Mark Zuckerberg Says Facebook Collects Internet Data on Non-Users

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Last night's session also revealed that Zuckerberg himself doesn't know how long it takes Facebook to remove all of your data once you choose to leave the platform and admitted that the company keeps a backup of data for an unspecified short period of time.

"We struggle with continuously and the question of what is hate speech versus what is legitimate political speech", Zuckerberg said in response.

But he stiffly defended Facebook's use of the data and postings of the 2.2 billion users of its free platform - in order to attract the ad revenue that the $480 billion company depends on.

"How can consumers have control over their data when Facebook does not have control over the data?" asked Rep.

"In general we collect data on people who are not signed up for Facebook for security purposes", Zuckerberg said Wednesday in a hearing about the social network's privacy practices in Washington before the House Energy and Commerce Committee.

The 87 million Facebook users had their data harvested by a third-party app posing as a personality quiz.

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Zuckerberg, wearing a dark suit instead of his usual gray T-shirt, navigated through the first hearing on Tuesday without making any further promises to support new legislation or change how the social network does business, foiling attempts by senators to pin him down.

Facebook began informing users this week as to whether their private data may have been wrongly shared with Cambridge Analytica. I don't know what information was leaked out and what it means to my Facebook.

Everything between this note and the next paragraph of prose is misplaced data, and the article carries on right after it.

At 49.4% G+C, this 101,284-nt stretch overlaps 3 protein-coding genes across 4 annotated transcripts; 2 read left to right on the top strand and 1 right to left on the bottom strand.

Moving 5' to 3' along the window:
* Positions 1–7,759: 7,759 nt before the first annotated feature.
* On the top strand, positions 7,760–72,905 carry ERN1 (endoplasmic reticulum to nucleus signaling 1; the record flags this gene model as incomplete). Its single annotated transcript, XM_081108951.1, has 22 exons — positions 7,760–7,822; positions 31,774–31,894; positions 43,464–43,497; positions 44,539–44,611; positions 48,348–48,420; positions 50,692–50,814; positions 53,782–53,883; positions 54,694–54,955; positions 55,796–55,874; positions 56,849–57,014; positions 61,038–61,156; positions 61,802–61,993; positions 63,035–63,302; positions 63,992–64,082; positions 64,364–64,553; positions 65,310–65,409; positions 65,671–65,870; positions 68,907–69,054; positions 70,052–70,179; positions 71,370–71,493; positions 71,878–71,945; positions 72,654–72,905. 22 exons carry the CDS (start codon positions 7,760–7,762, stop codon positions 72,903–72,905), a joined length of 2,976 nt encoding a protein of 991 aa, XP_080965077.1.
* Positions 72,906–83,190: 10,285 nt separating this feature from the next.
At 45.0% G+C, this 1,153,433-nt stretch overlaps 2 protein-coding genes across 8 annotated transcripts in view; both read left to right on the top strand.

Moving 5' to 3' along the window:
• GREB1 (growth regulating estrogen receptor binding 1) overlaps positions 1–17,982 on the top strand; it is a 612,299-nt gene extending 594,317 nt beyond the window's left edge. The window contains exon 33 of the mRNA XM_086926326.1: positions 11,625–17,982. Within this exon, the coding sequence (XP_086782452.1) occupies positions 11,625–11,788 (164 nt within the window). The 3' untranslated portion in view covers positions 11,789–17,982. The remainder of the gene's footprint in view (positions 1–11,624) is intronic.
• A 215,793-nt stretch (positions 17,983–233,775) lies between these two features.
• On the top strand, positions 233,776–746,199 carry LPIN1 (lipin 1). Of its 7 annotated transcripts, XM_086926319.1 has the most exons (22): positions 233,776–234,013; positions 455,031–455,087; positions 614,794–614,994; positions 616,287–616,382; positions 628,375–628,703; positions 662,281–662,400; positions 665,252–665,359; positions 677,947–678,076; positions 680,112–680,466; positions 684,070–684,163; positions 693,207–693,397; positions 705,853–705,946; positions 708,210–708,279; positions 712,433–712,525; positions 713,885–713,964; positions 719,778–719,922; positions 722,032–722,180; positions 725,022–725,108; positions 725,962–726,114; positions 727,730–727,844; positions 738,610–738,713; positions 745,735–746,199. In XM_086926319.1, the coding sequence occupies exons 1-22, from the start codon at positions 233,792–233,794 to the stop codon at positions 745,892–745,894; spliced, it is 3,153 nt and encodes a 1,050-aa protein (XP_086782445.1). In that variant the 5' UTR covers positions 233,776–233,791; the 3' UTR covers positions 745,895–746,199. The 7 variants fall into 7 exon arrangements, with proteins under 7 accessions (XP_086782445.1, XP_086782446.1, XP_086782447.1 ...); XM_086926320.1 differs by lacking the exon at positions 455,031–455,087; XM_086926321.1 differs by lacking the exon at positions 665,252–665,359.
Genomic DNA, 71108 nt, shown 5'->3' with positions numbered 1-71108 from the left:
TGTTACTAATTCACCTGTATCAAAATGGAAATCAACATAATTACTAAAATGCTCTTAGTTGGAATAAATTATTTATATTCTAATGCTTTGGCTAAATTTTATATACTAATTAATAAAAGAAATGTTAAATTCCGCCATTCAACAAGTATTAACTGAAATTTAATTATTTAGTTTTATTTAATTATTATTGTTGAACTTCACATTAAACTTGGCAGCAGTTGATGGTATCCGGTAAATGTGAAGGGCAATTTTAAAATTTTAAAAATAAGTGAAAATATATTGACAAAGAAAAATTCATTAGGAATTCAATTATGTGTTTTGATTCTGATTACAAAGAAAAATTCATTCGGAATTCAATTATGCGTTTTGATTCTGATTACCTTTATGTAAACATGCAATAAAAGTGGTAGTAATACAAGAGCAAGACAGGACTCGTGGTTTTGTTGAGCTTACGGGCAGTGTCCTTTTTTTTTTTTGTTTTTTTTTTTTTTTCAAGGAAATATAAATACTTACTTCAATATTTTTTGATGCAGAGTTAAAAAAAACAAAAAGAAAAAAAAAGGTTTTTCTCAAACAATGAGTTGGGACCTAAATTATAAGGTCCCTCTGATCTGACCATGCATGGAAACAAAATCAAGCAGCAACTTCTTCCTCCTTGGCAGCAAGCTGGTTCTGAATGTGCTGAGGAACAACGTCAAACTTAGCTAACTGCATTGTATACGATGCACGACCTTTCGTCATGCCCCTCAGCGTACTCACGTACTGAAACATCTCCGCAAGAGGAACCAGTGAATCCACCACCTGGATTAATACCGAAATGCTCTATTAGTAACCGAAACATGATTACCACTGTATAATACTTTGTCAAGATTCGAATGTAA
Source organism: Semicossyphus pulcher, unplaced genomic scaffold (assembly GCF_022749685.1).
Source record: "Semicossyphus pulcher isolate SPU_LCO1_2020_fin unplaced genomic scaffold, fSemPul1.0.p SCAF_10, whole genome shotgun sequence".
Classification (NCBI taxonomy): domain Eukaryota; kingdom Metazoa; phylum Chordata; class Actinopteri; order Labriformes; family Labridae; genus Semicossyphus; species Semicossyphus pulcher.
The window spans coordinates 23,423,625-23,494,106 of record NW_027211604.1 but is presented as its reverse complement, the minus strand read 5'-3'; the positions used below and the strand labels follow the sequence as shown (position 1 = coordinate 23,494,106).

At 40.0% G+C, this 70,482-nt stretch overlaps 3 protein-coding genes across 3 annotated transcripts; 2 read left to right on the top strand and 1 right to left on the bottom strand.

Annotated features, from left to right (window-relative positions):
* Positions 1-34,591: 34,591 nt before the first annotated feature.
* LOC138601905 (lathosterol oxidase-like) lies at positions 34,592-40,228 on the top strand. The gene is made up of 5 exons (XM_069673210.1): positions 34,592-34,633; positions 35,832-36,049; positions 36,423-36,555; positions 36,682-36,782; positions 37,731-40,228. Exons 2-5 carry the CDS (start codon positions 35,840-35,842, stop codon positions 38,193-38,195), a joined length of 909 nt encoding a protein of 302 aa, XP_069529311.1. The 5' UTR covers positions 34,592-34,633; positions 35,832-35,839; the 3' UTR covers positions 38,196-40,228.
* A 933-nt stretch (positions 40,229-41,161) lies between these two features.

"Every piece of content that you share on Facebook, you own, and you have complete control over who sees it and - and how you share it, and you can remove it at any time", Zuckerberg told Hatch. For the past 14 years Facebook has been much more interested in exploiting the personal data rather than protecting personal data. "In retrospect it was clearly a mistake to believe them", he said.

Zuckerberg's answer came as he testified in front of 44 United States senators during a joint session of Justice and Commerce Committee over Facebook's data policies.

Rep. Marsha Blackburn (R-TN) had the chance to ask the Facebook CEO himself, Mark Zuckerberg, why the company targets certain content.

Democrat Bobby Rush was in the process of asking Mr Zuckerberg when he learned that Facebook allowed advertisers prevent ads from being shown to certain minority groups, a possible violation of civil rights laws. She said "Facebook was surprised we were able to suck out the whole social graph, but they didn't stop us once they realized that was what we were doing". Facebook generatesabout $9 a month per user in the U.S.by targeting you with ads. "There were a number of other researchers who were building similar apps", Zuckerberg replied.

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